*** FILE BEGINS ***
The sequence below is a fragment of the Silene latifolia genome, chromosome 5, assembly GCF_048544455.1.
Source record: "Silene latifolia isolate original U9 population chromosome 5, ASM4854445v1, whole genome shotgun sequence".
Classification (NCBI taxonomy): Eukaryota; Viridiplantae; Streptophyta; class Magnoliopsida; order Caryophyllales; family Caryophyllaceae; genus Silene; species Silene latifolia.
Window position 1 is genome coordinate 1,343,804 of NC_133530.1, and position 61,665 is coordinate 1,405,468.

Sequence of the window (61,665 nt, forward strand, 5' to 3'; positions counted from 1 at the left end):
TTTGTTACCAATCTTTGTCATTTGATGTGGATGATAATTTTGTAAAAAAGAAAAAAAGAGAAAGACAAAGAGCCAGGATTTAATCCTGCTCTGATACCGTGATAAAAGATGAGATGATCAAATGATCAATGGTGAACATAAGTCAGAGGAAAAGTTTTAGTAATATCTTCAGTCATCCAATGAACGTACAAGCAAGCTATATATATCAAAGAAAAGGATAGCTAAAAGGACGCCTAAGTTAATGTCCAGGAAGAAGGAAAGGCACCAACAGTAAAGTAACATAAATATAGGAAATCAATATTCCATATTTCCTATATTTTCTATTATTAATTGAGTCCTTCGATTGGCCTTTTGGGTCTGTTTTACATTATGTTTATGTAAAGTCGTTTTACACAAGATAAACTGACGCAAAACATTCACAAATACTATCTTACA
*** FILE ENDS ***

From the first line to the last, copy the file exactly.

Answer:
The sequence below is a fragment of the Silene latifolia genome, chromosome 5, assembly GCF_048544455.1.
Source record: "Silene latifolia isolate original U9 population chromosome 5, ASM4854445v1, whole genome shotgun sequence".
Classification (NCBI taxonomy): Eukaryota; Viridiplantae; Streptophyta; class Magnoliopsida; order Caryophyllales; family Caryophyllaceae; genus Silene; species Silene latifolia.
Window position 1 is genome coordinate 1,343,804 of NC_133530.1, and position 61,665 is coordinate 1,405,468.

Sequence of the window (61,665 nt, forward strand, 5' to 3'; positions counted from 1 at the left end):
TTTGTTACCAATCTTTGTCATTTGATGTGGATGATAATTTTGTAAAAAAGAAAAAAAGAGAAAGACAAAGAGCCAGGATTTAATCCTGCTCTGATACCGTGATAAAAGATGAGATGATCAAATGATCAATGGTGAACATAAGTCAGAGGAAAAGTTTTAGTAATATCTTCAGTCATCCAATGAACGTACAAGCAAGCTATATATATCAAAGAAAAGGATAGCTAAAAGGACGCCTAAGTTAATGTCCAGGAAGAAGGAAAGGCACCAACAGTAAAGTAACATAAATATAGGAAATCAATATTCCATATTTCCTATATTTTCTATTATTAATTGAGTCCTTCGATTGGCCTTTTGGGTCTGTTTTACATTATGTTTATGTAAAGTCGTTTTACACAAGATAAACTGACGCAAAACATTCACAAATACTATCTTACA